There’s a healthy number of genre magazines on the market in 2017… but that doesn’t mean that all (or even most) of them are healthy. The vast majority of independent and small press magazines operate on paper-thin margins, which means that even minor setbacks can put the whole enterprise at risk.
We lost one of the highest-paying short fiction markets in the industry last month, as publisher Warren Lapine announced on January 18th that a combination of financial difficulties and personal setbacks had conspired to doom Fantastic Stories of the Imagination. In his Message From the Publisher he writes:
It’s with deep regret that I announce the closing of Fantastic Stories of the Imagination. The January issue will be our final regular issue and the People of Color Take Over issue will be our final issue. I’m really proud of the body of work that we produced at Fantastic. There are a number of reasons that now is the time for me to close the webzine. According to my projection, it’ll take more than five years for Fantastic to become self sustaining, and I simply don’t feel that that is a reasonable time frame.
I had planned to stick it out another year, but my personal life has made that much more difficult. Last month my daughter’s house burned down and she and her family are staying with us while we try to sort everything out with an insurance company that doesn’t want to pay; and this month my wife was diagnosed with breast cancer… For those of you who are owed portions of an electronic subscription. Your subscription will be filled with electronic copies of The Magazine of Fantasy and Science Fiction and The Cascadia Subduction Zone. That means you’ll be getting two magazines for every one we owe you.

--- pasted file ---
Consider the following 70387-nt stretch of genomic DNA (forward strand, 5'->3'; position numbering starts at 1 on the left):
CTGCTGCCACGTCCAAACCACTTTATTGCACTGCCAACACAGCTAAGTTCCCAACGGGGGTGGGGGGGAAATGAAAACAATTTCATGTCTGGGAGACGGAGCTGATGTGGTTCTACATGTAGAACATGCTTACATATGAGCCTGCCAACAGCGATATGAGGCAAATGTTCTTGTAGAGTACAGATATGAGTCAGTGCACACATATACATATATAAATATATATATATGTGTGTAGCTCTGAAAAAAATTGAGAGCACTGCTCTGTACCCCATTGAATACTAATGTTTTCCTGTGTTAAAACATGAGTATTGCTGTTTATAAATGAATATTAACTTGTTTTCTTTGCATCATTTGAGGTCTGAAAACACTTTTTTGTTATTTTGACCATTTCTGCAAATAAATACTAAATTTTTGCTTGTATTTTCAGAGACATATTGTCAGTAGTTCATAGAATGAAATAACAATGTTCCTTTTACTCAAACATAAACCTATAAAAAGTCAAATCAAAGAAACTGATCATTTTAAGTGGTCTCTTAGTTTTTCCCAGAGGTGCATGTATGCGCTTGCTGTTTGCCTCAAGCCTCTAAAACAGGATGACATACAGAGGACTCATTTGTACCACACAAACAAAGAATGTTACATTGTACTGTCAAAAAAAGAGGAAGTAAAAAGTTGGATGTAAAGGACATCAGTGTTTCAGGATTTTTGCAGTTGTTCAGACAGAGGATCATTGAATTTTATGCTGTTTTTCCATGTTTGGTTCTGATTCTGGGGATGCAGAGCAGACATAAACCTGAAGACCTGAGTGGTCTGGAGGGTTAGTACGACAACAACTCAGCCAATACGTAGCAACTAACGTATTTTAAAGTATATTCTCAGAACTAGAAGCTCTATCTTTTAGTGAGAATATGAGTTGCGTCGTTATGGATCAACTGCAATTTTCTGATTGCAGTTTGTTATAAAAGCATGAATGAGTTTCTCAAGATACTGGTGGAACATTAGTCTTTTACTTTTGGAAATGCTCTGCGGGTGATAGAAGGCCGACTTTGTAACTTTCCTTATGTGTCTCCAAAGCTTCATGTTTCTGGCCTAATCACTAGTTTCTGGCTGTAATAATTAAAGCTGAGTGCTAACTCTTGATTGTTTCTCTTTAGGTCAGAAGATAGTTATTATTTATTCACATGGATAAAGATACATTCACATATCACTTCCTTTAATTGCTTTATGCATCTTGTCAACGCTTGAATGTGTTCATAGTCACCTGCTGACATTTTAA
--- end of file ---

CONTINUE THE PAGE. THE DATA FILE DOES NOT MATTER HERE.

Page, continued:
Fantastic Stories of the Imagination was founded in August 2014, and published 17 issues over the past two and a half years. It took its name from the fondly-remembered digest Fantastic Stories, published from 1952-1980 by Ziff-Davis, and continued the original’s numbering scheme. The modern version was a free webzine that published two new stories every issue, plus reprints, reviews and commentary. It was edited by Warren Lapine and published by Wilder Publications, and available free online, and in a variety of digital formats for $2.99.
We last covered Fantastic Stories of the Imagination with the September-October 2015 issue. The final issue will be the Kickstarter-funded People Of Color Take Over Fantastic Stories, inspired by the hugely-successful People of Colo(u)r Destroy Science Fiction special issues of Lightspeed and Nightmare. The last regular issue contains new fiction by Wendy Nikel and Tamoha Sengupta; check it out here.